The suitability of a building for BIPV depends on how much sun the west, east and south facades of the building receive. For example, a high rise building in a densely packed city might have other nearby buildings blocking out the sun. For smaller buildings this can also be a problem if there are high rise buildings nearby.

“We do analysis and irradiance mapping and identify which areas of a building should have BIPV,” Anoop says. “In general, it works best for buildings with large areas that can be covered with BIPV. Malls work well because many of them, Mall of the Emirates for example, don’t have any high rise buildings around them.” So how long might it take before BIPV technology is used as standard in this part of the world?

“Once the first two or three projects are live and have proven to be successful it might well become mandated,” Anoop says. “Shams Dubai plays very well with warehouses and carports but many building developers get minimal benefit from Shams Dubai because most of them don’t have that kind of rooftop or parking area. Property developers will get more benefit from BIPV.”

He adds: “This is going to be a very fast moving industry in the coming years. There are many companies with their eyes on this market. They’re just waiting for the regulations.”

11 Oct 2017

In pursuit of perfection

Stephen Atherton, design director at Sobha Group goes back a long way with the company’s founder and chairman, PNC Menon. Based at the time in Muscat overseeing his interior fit out company, Menon recruited the Englishman in 1991 to set up his first office in Dubai. An interior designer by profession, Atherton eventually left to set up his own design studio, but after the pair bumped into each other again in 2012 the entrepreneur persuaded him to return to the fold and help set up a new design outfit.

“When I joined in 2013 the original idea was to set up an interiors company,” says Atherton. “The chairman is very interiors driven, he tends to design things from the inside out. What I do now is work for him at corporate level looking at developing the brief and working with the design teams and the marketing teams, so I’m basically a trouble shooter across all aspects of design within the group.”

PNC Menon’s rags to riches story is well known. He arrived in Oman from Kerala, India in 1976 with pennies in his pocket but eventually succeeded in setting up an interior decoration company, growing it into one of the top contractors in Oman. In the 1990s he saw an opportunity to start up a property development business that today is the third largest in India. Not content with standing still, in 2013 he launched in the Dubai market with two major developments – Sobha Hartland and Mohammed Bin Rashid Al Maktoum City – District One, a joint venture with Meydan.

A vertically integrated company, Sobha does more or less everything in house. It has its own architecture practice, its own structural and mechanical engineering departments, as well as a huge team of landscape, interior, furniture and graphic designers. Though it sells its units unfurnished, for some of its higher ticket villas the company designed much of the furniture and had it made in Italy. Sobha is currently in the process of setting up a new furniture division that will offer a complete end-to-end interior solution, Atherton reveals. The company expects to open a 1 million sq ft factory in Abu Dhabi’s Kizad freezone in the third quarter of 2019.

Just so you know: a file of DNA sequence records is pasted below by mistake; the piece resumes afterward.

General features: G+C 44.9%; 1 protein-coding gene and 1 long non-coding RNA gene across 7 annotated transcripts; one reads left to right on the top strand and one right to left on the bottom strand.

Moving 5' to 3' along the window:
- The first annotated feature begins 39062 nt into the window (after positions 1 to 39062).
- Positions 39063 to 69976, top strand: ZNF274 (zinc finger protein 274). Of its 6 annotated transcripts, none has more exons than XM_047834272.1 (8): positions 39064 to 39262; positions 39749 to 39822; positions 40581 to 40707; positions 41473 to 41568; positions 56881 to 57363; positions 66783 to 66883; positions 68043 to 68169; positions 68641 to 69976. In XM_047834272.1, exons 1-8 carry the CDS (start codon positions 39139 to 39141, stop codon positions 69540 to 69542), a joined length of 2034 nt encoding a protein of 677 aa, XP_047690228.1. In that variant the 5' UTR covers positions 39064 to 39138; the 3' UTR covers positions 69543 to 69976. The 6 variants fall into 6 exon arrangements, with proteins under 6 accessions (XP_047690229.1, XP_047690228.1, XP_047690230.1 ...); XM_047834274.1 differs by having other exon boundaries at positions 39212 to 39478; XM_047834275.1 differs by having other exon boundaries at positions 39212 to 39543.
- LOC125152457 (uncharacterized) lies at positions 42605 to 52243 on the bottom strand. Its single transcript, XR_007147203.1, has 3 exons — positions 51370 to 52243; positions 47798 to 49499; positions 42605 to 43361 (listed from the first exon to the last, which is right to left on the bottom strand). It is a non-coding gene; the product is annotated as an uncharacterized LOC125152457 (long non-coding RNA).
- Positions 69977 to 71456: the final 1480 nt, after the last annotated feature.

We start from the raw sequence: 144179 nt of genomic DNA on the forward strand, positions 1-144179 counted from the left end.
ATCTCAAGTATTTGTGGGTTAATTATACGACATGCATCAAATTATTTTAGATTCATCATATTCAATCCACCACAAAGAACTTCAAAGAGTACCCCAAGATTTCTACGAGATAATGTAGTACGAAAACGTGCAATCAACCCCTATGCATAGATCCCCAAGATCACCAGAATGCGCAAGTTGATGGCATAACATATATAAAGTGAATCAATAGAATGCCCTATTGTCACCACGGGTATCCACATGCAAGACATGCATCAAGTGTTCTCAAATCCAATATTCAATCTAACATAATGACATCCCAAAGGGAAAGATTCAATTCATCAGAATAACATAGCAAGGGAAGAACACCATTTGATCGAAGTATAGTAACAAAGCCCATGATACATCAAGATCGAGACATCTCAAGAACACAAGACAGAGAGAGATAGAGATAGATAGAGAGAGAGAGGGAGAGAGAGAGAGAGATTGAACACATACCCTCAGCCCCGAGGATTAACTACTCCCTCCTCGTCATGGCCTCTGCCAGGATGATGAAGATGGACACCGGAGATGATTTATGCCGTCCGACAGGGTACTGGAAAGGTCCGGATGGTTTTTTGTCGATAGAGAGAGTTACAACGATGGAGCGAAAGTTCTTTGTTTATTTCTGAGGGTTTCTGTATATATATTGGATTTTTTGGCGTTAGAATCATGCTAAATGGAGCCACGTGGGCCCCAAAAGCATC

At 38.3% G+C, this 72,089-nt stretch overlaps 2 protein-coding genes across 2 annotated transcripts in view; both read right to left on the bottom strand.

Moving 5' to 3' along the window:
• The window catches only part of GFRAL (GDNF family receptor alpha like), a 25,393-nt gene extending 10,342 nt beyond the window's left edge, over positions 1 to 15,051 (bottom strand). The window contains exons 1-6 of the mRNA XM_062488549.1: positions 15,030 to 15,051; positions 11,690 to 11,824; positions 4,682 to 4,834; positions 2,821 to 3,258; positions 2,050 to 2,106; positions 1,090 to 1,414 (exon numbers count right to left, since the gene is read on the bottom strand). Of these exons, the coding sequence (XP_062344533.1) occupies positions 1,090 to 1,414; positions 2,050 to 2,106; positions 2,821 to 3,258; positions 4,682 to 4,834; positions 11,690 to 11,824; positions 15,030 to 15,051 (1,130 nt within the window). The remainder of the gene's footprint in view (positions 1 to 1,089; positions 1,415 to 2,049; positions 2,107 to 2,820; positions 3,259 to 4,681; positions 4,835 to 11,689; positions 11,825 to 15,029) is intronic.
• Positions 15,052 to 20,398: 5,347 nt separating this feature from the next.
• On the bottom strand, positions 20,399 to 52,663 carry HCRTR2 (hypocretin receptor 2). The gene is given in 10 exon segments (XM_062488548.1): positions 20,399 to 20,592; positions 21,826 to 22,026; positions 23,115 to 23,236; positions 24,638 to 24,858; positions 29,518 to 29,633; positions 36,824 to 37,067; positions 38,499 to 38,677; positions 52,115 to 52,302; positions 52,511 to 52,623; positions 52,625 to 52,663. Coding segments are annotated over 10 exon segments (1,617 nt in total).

“We want to control most things in our world and there’s a very good reason for that,” Atherton says. “We can only pin our flag to the quality of our product if we control it from end to end. That’s why we are a vertically integrated organisation.”


“WE CAN ONLY PIN OUR FLAG TO THE QUALITY OF OUR PRODUCT IF WE CONTROL IT FROM END TO END”


The evolution of Sobha Group into a vertically integrated entity was born out of necessity, Atherton explains. “When the chairman set up the business in India in 1993/94 he wanted to build to international standards. But, for example, the quality of the concrete available wasn’t very good so he decided to set up a concrete company. He couldn’t get materials of the right quality so decided to make them himself. It was really born out of the need to deliver on the promise of quality.”

The quality and attention to detail that Sobha has become known for stems from the company’s origin as in the interior fit out business in Oman.

“We used to do palaces all over the world for people like the Sultan of Brunei, rulers in Turkmenistan, his highness Sultan Qaboos of Oman and the Dubai ruling family, so he’s at the top of the tree when it comes down to doing quality fit out,” Atherton says.

At the 8 million sq ft Sobha Hartland development, quality is assured by a team of 17 German master craftsmen who meticulously check every detail of every job done by the in house contracting teams. “We maintain standards in the business through each and every process,” Atherton says. “For example Sobha Hartland is the first development to have a push fit plumbing system. It’s a Japanese system that doesn’t involve any compression fittings or welding, you just literally push the fittings together and it creates almost a homogenous seal on the pipe so we are going to be leak free.